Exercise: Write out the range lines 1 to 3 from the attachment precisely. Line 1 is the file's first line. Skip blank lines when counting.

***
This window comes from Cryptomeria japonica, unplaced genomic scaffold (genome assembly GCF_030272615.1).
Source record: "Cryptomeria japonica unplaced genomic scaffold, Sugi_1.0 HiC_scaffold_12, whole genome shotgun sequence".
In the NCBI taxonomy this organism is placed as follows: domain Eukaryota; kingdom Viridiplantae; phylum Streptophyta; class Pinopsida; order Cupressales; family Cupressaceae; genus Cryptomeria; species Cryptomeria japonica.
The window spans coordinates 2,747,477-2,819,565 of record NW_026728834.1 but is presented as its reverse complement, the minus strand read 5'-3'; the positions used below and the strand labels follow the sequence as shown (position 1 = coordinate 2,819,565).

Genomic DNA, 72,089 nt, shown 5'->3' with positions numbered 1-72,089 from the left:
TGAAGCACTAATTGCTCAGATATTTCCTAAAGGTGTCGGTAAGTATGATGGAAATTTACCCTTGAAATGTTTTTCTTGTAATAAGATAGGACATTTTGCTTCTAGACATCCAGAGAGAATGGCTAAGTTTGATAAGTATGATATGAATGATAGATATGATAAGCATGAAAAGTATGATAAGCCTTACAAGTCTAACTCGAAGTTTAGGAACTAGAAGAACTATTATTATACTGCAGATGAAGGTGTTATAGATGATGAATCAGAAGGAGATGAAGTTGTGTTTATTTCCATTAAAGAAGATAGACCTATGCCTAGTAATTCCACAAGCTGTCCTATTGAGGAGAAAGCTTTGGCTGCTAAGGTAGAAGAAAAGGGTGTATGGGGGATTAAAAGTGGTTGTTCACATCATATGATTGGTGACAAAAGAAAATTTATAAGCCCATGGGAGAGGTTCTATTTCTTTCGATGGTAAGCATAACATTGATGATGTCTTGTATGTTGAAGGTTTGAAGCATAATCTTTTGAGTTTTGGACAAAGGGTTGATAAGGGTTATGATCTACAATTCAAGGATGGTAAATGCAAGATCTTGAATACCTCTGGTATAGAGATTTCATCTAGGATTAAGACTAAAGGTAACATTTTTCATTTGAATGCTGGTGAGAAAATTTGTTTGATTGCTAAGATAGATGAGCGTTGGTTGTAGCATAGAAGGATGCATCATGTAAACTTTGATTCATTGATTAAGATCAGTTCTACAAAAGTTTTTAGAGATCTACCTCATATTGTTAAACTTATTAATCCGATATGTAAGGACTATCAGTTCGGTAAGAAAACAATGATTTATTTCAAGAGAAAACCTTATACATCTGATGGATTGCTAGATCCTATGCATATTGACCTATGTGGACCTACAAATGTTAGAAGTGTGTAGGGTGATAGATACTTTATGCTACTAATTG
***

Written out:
This window comes from Cryptomeria japonica, unplaced genomic scaffold (genome assembly GCF_030272615.1).
Source record: "Cryptomeria japonica unplaced genomic scaffold, Sugi_1.0 HiC_scaffold_12, whole genome shotgun sequence".
In the NCBI taxonomy this organism is placed as follows: domain Eukaryota; kingdom Viridiplantae; phylum Streptophyta; class Pinopsida; order Cupressales; family Cupressaceae; genus Cryptomeria; species Cryptomeria japonica.